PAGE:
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|Products||Pizza, pasta, salads|
|Revenue||385.9 million EUR (2014)|
Number of employees
|approx. 10,000 (2016)|
Vapiano is a German restaurant franchise company headquartered in Cologne. The chain's restaurants offer Italian food adhering to the fast-casual principle. Vapiano was established in 2002 in Hamburg. Its largest shareholder since 2011 is the private equity firm, Mayfair Vermögensverwaltung. Roughly one-third of the restaurants are operated by the company itself, but the majority are run by franchise partners or as joint ventures. In April 2017, Vapiano totaled 180 locations in 31 countries, including Australia, China, Egypt and the United States. For many years, the company was among the fastest-growing players in the industry.
In 2002, Mark Korzilius opened the first restaurant under the Vapiano brand name in Hamburg's Neustadt district. One month later, the company was registered as a joint-stock company according to German law under the company name of Mark's AG in the Commercial Register. In addition to Mark Korzilius, who served as the company's sole Management Board member, other investors were involved. The Italian architect and designer Matteo Thun contributed to the design. Among other elements, he came up with the interior design of the restaurant. At the end of 2003, the founder Mark Korzilius stepped down from his position as company Chairman, and the company was also renamed Vapiano AG. Based on the model of the original Hamburg location, the company opened additional restaurants, e.g. in 2004 in Düsseldorf as well as 2005 in Frankfurt, Nuremberg and Munich. New restaurants were also established in Hamburg.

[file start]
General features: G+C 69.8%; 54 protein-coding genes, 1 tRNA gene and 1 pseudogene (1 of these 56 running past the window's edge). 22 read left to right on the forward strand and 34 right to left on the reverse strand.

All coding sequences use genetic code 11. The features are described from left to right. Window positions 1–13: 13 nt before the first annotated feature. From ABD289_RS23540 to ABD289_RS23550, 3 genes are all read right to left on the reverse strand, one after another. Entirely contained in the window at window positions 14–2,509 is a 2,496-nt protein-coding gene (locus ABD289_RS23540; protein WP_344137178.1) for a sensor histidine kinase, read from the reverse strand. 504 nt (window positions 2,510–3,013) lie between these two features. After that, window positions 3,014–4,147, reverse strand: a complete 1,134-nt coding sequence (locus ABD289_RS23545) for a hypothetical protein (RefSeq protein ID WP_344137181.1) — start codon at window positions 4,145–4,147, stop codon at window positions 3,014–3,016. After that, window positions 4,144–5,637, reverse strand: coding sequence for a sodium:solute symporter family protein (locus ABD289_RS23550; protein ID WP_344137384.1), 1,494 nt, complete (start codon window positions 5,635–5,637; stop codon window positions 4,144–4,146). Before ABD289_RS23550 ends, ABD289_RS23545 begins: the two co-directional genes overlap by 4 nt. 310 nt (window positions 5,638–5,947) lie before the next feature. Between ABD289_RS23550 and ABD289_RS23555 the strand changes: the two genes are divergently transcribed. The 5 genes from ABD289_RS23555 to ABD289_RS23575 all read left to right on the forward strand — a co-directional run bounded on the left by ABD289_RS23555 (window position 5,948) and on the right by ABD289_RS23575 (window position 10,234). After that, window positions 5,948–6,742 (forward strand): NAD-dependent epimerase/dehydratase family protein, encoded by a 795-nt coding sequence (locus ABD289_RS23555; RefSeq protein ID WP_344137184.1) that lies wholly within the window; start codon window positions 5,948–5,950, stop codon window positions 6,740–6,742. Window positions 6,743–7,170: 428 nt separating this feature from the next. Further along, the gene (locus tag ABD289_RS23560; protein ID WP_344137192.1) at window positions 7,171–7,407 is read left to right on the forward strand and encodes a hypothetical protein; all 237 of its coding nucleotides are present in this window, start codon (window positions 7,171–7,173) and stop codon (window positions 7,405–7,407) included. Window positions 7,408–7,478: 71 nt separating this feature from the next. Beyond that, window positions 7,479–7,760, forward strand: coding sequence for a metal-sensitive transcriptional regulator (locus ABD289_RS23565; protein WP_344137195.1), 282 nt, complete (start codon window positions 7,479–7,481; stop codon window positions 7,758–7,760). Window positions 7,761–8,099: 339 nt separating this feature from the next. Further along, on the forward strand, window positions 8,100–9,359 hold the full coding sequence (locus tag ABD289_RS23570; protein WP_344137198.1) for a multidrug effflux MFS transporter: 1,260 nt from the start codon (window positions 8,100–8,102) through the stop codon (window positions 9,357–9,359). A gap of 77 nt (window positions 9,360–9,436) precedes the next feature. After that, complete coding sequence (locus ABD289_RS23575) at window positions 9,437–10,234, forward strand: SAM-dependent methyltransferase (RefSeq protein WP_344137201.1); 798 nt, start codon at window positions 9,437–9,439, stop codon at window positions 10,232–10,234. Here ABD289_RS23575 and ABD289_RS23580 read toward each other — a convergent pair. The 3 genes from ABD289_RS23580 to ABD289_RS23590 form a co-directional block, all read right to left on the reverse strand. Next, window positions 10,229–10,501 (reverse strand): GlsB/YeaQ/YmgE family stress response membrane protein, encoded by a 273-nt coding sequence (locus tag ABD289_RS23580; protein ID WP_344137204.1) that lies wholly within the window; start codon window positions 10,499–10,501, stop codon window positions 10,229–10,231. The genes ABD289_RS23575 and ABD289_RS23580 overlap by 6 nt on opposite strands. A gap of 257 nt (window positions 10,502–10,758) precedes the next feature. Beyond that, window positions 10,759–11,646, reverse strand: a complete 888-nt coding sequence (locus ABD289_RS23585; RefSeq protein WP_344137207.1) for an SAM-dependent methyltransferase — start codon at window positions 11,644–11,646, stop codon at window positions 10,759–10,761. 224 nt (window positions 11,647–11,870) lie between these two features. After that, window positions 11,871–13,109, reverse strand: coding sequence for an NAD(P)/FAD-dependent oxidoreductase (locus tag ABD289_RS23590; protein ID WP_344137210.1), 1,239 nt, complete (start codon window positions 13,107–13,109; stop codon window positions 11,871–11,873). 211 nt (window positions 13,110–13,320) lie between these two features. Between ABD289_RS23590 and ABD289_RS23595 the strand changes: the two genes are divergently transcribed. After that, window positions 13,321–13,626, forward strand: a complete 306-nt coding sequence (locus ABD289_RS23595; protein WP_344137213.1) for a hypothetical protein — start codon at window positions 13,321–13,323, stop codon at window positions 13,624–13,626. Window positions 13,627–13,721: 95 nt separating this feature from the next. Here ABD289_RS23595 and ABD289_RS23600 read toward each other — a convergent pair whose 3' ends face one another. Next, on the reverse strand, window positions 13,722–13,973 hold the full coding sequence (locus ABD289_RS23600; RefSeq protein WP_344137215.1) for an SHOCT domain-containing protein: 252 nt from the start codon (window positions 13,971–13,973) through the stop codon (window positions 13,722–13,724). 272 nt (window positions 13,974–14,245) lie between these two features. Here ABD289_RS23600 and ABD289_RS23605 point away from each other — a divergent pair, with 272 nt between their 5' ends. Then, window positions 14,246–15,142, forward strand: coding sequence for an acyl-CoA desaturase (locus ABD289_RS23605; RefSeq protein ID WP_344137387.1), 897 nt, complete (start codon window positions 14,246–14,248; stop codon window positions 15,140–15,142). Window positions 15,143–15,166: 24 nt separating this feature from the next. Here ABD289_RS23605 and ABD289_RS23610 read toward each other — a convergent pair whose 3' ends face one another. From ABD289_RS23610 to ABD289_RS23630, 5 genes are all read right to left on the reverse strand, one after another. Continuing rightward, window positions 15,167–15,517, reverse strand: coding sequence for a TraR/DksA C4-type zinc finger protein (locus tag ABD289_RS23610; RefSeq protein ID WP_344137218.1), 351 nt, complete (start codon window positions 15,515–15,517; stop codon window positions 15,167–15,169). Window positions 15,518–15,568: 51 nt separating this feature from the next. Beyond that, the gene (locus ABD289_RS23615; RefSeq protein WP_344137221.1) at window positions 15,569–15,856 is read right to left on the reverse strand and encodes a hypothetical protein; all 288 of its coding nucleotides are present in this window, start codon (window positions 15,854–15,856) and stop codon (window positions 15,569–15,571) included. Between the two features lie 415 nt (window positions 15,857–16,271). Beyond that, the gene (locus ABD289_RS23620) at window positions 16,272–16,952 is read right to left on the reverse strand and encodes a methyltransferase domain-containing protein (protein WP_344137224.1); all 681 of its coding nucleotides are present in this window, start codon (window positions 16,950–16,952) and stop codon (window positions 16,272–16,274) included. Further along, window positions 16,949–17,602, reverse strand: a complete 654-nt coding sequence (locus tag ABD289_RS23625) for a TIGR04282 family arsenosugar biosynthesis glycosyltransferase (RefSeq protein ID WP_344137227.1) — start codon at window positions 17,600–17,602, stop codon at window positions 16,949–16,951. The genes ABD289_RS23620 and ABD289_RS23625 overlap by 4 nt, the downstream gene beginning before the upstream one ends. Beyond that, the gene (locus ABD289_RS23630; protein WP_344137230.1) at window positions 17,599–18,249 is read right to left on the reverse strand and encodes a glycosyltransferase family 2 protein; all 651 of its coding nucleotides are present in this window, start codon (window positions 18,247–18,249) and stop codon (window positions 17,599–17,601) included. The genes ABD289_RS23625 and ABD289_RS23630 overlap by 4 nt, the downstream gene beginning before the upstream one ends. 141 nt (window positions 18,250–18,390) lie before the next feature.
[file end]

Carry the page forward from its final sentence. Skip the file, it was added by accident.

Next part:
At the end of 2005, Vapiano moved its headquarters from Hamburg to Bonn. This was in connection with the opening of a restaurant in the Erich-Ollenhauer-Haus. In 2005, the company crossed the EUR 10 million threshold in revenue for the first time. From 2006, the company increasingly expanded abroad, e.g. to Belgium, Austria and Turkey. There was remarkable media reception marking the opening of the first restaurant in Vienna. Activities were also launched in Dubai and the United States. At the same time, Vapiano increasingly began cooperation with franchise partners in Europe. After continuous growth in the years 2006 and 2007, the number of restaurants in 2008 exceeded 30 and by the end of 2009 had already reached roughly 60. In 2011 in Vienna, Vapiano opened its 100th restaurant.